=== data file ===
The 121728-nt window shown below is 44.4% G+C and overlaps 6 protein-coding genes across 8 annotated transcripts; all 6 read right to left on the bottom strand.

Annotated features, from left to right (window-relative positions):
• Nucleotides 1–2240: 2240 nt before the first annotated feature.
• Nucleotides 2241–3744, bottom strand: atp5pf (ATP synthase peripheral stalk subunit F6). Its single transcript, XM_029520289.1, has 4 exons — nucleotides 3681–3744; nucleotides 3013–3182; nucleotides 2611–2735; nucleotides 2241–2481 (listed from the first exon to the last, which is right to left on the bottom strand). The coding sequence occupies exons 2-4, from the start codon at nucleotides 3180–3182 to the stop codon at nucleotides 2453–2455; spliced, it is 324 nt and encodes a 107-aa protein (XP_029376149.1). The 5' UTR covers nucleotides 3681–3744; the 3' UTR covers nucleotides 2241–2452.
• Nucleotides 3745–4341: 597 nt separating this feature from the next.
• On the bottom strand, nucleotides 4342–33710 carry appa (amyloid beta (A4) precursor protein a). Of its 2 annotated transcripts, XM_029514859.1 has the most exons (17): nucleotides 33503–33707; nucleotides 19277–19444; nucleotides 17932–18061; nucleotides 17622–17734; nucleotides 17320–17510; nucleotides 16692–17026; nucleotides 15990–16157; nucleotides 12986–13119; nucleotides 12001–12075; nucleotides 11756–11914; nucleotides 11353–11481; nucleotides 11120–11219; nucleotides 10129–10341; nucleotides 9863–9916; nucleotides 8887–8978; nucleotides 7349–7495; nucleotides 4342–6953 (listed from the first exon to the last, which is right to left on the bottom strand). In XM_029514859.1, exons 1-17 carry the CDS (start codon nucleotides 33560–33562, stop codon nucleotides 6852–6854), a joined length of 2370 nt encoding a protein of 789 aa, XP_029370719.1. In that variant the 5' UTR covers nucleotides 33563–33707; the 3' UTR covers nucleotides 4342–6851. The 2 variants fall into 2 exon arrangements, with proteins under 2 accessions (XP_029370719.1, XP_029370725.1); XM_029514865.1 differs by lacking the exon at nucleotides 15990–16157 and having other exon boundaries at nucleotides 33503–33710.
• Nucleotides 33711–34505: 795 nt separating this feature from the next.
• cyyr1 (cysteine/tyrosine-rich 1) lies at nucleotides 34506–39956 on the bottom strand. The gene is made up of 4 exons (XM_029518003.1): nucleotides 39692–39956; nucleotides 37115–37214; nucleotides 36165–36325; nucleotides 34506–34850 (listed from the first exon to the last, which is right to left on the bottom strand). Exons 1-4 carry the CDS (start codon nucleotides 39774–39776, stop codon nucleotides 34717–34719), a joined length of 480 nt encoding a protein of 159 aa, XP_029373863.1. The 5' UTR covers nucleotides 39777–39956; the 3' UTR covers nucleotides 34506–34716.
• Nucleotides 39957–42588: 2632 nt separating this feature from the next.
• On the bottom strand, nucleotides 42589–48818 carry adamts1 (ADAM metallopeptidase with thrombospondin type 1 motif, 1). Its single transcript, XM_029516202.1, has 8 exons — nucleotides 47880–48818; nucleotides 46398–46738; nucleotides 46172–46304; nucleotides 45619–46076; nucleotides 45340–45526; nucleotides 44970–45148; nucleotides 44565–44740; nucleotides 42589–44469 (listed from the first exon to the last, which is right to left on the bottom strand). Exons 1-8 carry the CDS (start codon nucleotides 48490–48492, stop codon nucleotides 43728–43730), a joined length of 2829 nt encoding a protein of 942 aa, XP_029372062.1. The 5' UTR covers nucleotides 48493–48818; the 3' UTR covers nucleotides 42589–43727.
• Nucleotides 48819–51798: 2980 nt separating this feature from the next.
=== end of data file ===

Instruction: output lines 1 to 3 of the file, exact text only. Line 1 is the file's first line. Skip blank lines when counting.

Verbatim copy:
The 121728-nt window shown below is 44.4% G+C and overlaps 6 protein-coding genes across 8 annotated transcripts; all 6 read right to left on the bottom strand.

Annotated features, from left to right (window-relative positions):
• Nucleotides 1–2240: 2240 nt before the first annotated feature.